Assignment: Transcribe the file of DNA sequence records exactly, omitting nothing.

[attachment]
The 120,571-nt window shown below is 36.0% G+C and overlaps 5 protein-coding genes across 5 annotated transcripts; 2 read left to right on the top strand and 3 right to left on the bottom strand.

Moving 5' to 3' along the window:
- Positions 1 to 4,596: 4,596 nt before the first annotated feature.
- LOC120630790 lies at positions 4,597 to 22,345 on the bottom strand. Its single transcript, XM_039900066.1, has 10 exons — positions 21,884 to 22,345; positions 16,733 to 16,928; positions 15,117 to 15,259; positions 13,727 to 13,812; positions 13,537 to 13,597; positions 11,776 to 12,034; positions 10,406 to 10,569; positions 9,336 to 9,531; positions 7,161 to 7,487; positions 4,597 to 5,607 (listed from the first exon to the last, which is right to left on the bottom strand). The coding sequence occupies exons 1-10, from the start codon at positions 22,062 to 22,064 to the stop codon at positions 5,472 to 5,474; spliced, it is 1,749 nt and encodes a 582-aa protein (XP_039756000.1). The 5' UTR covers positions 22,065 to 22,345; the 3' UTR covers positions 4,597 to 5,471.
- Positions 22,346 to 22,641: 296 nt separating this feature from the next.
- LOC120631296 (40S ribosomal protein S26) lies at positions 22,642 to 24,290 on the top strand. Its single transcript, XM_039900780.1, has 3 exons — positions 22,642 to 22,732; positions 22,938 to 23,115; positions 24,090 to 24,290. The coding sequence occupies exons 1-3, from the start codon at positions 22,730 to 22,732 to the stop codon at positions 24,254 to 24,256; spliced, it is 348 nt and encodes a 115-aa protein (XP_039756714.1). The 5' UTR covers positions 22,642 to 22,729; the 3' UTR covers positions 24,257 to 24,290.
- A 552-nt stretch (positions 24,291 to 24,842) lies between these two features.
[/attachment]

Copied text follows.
The 120,571-nt window shown below is 36.0% G+C and overlaps 5 protein-coding genes across 5 annotated transcripts; 2 read left to right on the top strand and 3 right to left on the bottom strand.

Moving 5' to 3' along the window:
- Positions 1 to 4,596: 4,596 nt before the first annotated feature.
- LOC120630790 lies at positions 4,597 to 22,345 on the bottom strand. Its single transcript, XM_039900066.1, has 10 exons — positions 21,884 to 22,345; positions 16,733 to 16,928; positions 15,117 to 15,259; positions 13,727 to 13,812; positions 13,537 to 13,597; positions 11,776 to 12,034; positions 10,406 to 10,569; positions 9,336 to 9,531; positions 7,161 to 7,487; positions 4,597 to 5,607 (listed from the first exon to the last, which is right to left on the bottom strand). The coding sequence occupies exons 1-10, from the start codon at positions 22,062 to 22,064 to the stop codon at positions 5,472 to 5,474; spliced, it is 1,749 nt and encodes a 582-aa protein (XP_039756000.1). The 5' UTR covers positions 22,065 to 22,345; the 3' UTR covers positions 4,597 to 5,471.
- Positions 22,346 to 22,641: 296 nt separating this feature from the next.
- LOC120631296 (40S ribosomal protein S26) lies at positions 22,642 to 24,290 on the top strand. Its single transcript, XM_039900780.1, has 3 exons — positions 22,642 to 22,732; positions 22,938 to 23,115; positions 24,090 to 24,290. The coding sequence occupies exons 1-3, from the start codon at positions 22,730 to 22,732 to the stop codon at positions 24,254 to 24,256; spliced, it is 348 nt and encodes a 115-aa protein (XP_039756714.1). The 5' UTR covers positions 22,642 to 22,729; the 3' UTR covers positions 24,257 to 24,290.
- A 552-nt stretch (positions 24,291 to 24,842) lies between these two features.